So, what does a Dean do?
Most institutions have what is referred to as the senior student affairs officer. At some universities, their portfolio would include everything from recruitment and admissions to counseling. At other schools it might consist more narrowly of the student life portion, like housing and dorm life.
At Quest this role is generally referred to as the Dean. Sometimes it’s been referred to as the Vice President, sometimes Vice-President and Dean. There doesn’t seem to be any kind of consistency. But in this current iteration we’re going with the term ‘Dean of Student Life’. The portfolio I’ve taken on includes counseling, health clinic, career services, student leadership, sustainability, campus life and housing—and now also athletics.
We haven’t had a Dean since Melanie left. Can you speak to what it was like without her, and how you became Interim Dean?
We’ve been in a state of flux for the last few months. Melanie left to take on an opportunity in China, and Peter and I-Chant gave Student Affairs three choices: “Option 1: we find a Dean immediately. Option 2: we appoint one of you temporarily. Option 3: we wait and create a committee, and go through a national search process.”
We didn’t like option 1, because we thought it’d be difficult to find a qualified person in the middle of the year. The second option would create a vacuum in the current team, and it wouldn’t actually solve the problem of being down a person. The third option was that we could take the roles and responsibilities Melanie had and divide them amongst us while we waited.
So we said, “We’re going to self manage, and we think we can do it until the end of the year”. It worked really well. We’re a small team, we get along, and we’ve been together for three years with no turnover—a first for Student Affairs at this school.
We had an ear with the executive, but we didn’t have a voice. We created a liaison to the executive, and Krystle (tenBrink) took that on.
Eventually the search committee found someone they favored, they flew him out here, and we were ready for him to join the team. He was a likable guy, and we thought he could be an impartial listener, and speak to the values of Student Affairs. But in the eleventh hour they just couldn’t strike a deal. Being from Memorial in Newfoundland, I think it was a cost of living thing—you’re going from one of the lowest cost of living places to one of the highest—and you’re leaving a university that’s a hundred years old, and a public entity that receives almost half a billion dollars a year from the government, to an institution that receives no public funding, and whose salaries are low in the market.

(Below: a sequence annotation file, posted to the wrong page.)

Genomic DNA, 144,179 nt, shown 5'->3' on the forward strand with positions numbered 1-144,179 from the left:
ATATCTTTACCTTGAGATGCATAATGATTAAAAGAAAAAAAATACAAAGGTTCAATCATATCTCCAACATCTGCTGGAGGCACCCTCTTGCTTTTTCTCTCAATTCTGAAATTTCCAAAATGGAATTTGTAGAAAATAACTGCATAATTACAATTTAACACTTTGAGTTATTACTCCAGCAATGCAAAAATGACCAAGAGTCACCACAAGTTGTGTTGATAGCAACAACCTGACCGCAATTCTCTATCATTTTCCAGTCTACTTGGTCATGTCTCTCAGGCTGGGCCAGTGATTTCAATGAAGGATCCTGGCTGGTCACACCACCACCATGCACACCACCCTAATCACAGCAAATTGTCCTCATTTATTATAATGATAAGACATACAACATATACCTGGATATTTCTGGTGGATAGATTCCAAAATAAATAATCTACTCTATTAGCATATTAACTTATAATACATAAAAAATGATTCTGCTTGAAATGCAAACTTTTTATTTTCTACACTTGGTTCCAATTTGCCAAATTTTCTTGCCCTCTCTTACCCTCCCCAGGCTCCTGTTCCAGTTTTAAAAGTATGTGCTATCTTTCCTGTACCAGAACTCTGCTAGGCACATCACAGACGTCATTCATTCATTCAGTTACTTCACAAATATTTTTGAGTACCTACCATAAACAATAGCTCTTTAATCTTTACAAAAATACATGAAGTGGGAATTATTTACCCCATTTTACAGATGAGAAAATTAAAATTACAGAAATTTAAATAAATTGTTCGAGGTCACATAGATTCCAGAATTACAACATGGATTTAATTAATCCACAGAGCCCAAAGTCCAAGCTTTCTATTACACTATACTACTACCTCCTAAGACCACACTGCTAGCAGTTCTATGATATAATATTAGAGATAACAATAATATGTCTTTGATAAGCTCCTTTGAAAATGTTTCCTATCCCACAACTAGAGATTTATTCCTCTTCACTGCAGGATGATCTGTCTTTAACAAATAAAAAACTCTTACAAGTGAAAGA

When Marjorie came in and told us there was no deal, we actually cried. We were so emotionally and physically exhausted from holding it together for the whole year. We honestly believed we were going to be able to go back to doing our jobs without having these additional responsibilities.
I don’t think we ever appreciated the mental strain it had put on us. It was palpable. When Marjorie left the room saying she’d consult with the selection committee, and we just looked at each other like, “Now what?”
And then my dad passed away. He’d been sick for a while. Ten days after this meeting I just cleared everything I could from here, went to visit him, and he died 24 hours later. When I came back here, and was just trying to get myself busy to take my mind off things, Marjorie asked me if I wanted the interim Dean position.
I don’t think I was the most qualified person to get the job. I think part of it was I was the last person still standing when the dust settled. When Marjorie asked me if I wanted it, I reflected on one of the last things my Dad said. He had been born working-class poor, but had worked his way up to become the president of his company. I asked him how this happened and he said, by taking every opportunity that came. But I wondered why, because opportunities come all the time. And he said, it was just curiosity—he wanted to see what was on the other side of the door.
So when Marjorie asked me if I would consider it, I asked my family, and my family reminded me what my Dad said, which is when your community needs you, you step up.
I also took the position because Marjorie and I talked about the importance of sending a message to the community that things were O.K. We knew people were worried about Peter’s departure, and I-Chant’s change in position. We knew about the lawsuit Peter filed against the university. We wanted to send the message that things were stable, and we were optimistic.
It was strategic. We went through a search process, we didn’t find who we wanted—but we’ve still got Darren. And so I said, let’s get that out there so we can send some kind of message that things are stabilizing.